Theme: Confession of Sin
In this week’s lessons we see from the life of David the biblical way to deal with our sin, and learn what God’s response is toward us when we do.
Scripture: Psalm 51:1-9
Psalm 51 seems to be constructed on the basis of parallel statements in sets of threes. In part 1 we have already had three words that describe God as being merciful: mercy, love and compassion. We have had three words for sin: transgressions, iniquity and sin. In this second section of the psalm, in which David confesses his sin (vv. 3-6), we find three strong statements:
I am aware of my sin (v. 3). This may seem self-evident and almost trite. “If David is confessing his sin, he must have been aware of it; if he were not, he would not be confessing,” we might think. But it is not at all trite, since most of our problems with sin begin at just this point. We do not confess our sins because we do not believe ourselves to be sinners, and this is because we do not recognize that what we do is sin.
Moreover, David was very much aware of his sin. Psalm 32:3, 4 seems to be a comment on his state of mind at this time, for he speaks there of his bones “wasting away” and of his “groaning all day long.” He says that before he confessed his sin his “strength was sapped as in the heat of summer.”
I know that it is sin (v. 4). In my judgment, this is the meaning of the much discussed sentence, “Against you, you only have I sinned.” Many people have objected that this is not entirely right since David had not only sinned against God; he had also sinned against Bathsheba, against her husband Uriah, and even against the nation that eventually also suffered for his wrong doing. Commentators usually answer that the offense against God was so great in David’s mind that it more or less forced these other lesser matters from his thinking.
Yet that hardly seems right. I think J. J. Stewart Perowne is on the right track in his excellent treatment of this statement. He approaches it in two ways. First, sin by its very definition is against God, since it is only by God’s law that sin is defined as sin. A wrong done to our neighbor is an offense against humanity. In the eyes of the state, which measures it by its own laws, it may be a crime. But only before God is it a sin.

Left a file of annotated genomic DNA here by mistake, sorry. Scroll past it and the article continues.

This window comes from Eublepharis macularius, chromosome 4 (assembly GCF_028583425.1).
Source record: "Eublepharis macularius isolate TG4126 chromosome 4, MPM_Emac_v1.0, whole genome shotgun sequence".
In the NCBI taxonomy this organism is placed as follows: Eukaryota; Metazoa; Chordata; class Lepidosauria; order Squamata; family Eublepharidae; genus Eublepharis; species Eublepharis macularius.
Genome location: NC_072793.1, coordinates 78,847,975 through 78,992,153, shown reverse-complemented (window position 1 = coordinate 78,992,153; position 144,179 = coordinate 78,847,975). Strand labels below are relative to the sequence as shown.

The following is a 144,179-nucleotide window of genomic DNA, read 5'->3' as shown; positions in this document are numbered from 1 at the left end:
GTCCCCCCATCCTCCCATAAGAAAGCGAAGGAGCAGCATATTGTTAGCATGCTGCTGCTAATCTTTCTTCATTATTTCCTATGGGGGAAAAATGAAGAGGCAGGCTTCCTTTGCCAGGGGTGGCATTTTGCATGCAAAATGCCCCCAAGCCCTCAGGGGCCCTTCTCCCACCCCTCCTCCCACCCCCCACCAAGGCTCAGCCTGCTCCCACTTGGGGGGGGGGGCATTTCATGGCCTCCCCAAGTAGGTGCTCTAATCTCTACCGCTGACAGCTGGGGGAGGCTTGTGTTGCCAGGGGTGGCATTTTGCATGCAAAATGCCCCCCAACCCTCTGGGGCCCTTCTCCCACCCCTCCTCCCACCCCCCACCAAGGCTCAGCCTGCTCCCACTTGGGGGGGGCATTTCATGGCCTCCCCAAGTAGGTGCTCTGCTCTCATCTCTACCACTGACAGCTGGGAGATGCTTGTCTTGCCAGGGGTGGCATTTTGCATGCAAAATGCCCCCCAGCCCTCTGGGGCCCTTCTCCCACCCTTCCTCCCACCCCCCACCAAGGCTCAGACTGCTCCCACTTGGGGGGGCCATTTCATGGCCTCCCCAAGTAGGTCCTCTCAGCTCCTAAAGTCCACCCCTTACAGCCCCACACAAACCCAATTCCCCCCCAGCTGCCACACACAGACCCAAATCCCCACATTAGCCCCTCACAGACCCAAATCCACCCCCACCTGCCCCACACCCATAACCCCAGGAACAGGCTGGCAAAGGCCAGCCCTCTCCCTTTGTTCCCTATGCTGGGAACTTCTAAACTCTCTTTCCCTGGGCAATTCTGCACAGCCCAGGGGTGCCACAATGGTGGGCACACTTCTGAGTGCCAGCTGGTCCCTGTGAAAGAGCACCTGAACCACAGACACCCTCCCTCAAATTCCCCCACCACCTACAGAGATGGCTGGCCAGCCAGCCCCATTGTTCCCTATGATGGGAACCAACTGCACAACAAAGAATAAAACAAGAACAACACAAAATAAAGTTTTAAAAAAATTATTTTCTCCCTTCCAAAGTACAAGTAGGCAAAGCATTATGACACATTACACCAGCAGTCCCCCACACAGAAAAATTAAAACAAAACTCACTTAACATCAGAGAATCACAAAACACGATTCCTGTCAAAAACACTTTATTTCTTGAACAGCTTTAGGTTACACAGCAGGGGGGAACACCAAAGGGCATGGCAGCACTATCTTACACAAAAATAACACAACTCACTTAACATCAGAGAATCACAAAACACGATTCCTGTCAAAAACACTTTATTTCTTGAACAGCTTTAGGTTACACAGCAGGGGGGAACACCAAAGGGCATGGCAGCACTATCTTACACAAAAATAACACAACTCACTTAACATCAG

Second, it is only because God is in the picture that even a wrong done to our neighbor is a wrong. It is because our neighbor is made in God’s image and is endowed with rights by God that it is wrong to harm him or her. Perowne writes, “All wrong done to our neighbor is wrong done to one created in the image of God; all tempting of our neighbor to evil is taking the part of Satan against God, and, so far as in us lies, defeating God’s good purpose of grace toward him. All wounding of another, whether in person or property, in body or soul, is a sin against the goodness of God.”8 Only when a person sees that is he or she ready to acknowledge that God is utterly right in his words and justified in his judgments, which is what David says in the latter half of verse 4, a verse the Apostle Paul quotes in Romans 3:4. David did exactly that when Nathan came to him and exposed his sin, confessing, “I have sinned against the LORD” (2 Sam. 12:13).
I confess that sin springs from my thoroughly evil nature (v. 5). This is the most perceptive statement of all, for it is the equivalent of what we today call the doctrine of original sin. When David says, “Surely I have been a sinner from birth, sinful from the time my mother conceived me,” he is not blaming his mother for his sin, of course. The whole tone of the psalm is against any such idea. David is confessing his sin and taking full responsibility for it. He is confessing that there was never a moment in his existence when he was not a sinner. As one of the older commentators says, “He lays on himself the blame of a tainted nature instead of that of a single fault.9
Verse 6 provides the positive side of this same truth. It teaches that God desires inward purity. This goes along with verse 5, for David’s sin was that of an inward nature disposed to sin as well as the act itself, and what God requires is a pure nature as well as upright conduct. The second half of the psalm develops this thought further. In other words, the sinner has two needs: pardon for sin and purity of heart. The first half of the psalm talks about the first, verses 10-12 describe the second.
Study Questions:

What are David’s “three strong statements”?
Why is the third statement said to be the most perceptive?
What important point does verse 6 make?

Application: Remember that every person is made in the image of God. Therefore, to commit a wrong against someone else is a sin against God himself.
8J. J. Stewart Perowne, Commentary on the Psalms, 2 vols. in 1 (Grand Rapids: Kregel, 1989), vol. 1, pp. 315, 316. Original edition 1878-1879.
9F. W. Robertson, quoted by J. J. Stewart Perowne, Commentary on the Psalms, vol. 1, p. 418.

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